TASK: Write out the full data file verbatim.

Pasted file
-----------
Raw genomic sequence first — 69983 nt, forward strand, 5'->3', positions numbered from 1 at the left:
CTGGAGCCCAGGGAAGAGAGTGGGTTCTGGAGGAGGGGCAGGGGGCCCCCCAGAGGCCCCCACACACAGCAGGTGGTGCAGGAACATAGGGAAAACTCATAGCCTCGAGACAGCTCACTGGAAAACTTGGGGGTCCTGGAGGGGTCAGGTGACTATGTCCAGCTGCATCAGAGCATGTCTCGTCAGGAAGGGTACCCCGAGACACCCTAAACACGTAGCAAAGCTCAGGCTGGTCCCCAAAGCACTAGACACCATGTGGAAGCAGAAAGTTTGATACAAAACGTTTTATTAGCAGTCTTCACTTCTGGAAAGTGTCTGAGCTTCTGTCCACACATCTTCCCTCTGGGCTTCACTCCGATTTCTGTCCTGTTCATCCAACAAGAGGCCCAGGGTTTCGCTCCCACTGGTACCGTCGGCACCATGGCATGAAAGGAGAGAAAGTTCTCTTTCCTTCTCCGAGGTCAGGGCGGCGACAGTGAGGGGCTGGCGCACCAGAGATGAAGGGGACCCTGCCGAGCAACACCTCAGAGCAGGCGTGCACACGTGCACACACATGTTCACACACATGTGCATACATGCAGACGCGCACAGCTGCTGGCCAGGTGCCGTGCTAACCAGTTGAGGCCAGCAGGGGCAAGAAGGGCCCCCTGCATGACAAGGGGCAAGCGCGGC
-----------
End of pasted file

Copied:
Raw genomic sequence first — 69983 nt, forward strand, 5'->3', positions numbered from 1 at the left:
CTGGAGCCCAGGGAAGAGAGTGGGTTCTGGAGGAGGGGCAGGGGGCCCCCCAGAGGCCCCCACACACAGCAGGTGGTGCAGGAACATAGGGAAAACTCATAGCCTCGAGACAGCTCACTGGAAAACTTGGGGGTCCTGGAGGGGTCAGGTGACTATGTCCAGCTGCATCAGAGCATGTCTCGTCAGGAAGGGTACCCCGAGACACCCTAAACACGTAGCAAAGCTCAGGCTGGTCCCCAAAGCACTAGACACCATGTGGAAGCAGAAAGTTTGATACAAAACGTTTTATTAGCAGTCTTCACTTCTGGAAAGTGTCTGAGCTTCTGTCCACACATCTTCCCTCTGGGCTTCACTCCGATTTCTGTCCTGTTCATCCAACAAGAGGCCCAGGGTTTCGCTCCCACTGGTACCGTCGGCACCATGGCATGAAAGGAGAGAAAGTTCTCTTTCCTTCTCCGAGGTCAGGGCGGCGACAGTGAGGGGCTGGCGCACCAGAGATGAAGGGGACCCTGCCGAGCAACACCTCAGAGCAGGCGTGCACACGTGCACACACATGTTCACACACATGTGCATACATGCAGACGCGCACAGCTGCTGGCCAGGTGCCGTGCTAACCAGTTGAGGCCAGCAGGGGCAAGAAGGGCCCCCTGCATGACAAGGGGCAAGCGCGGC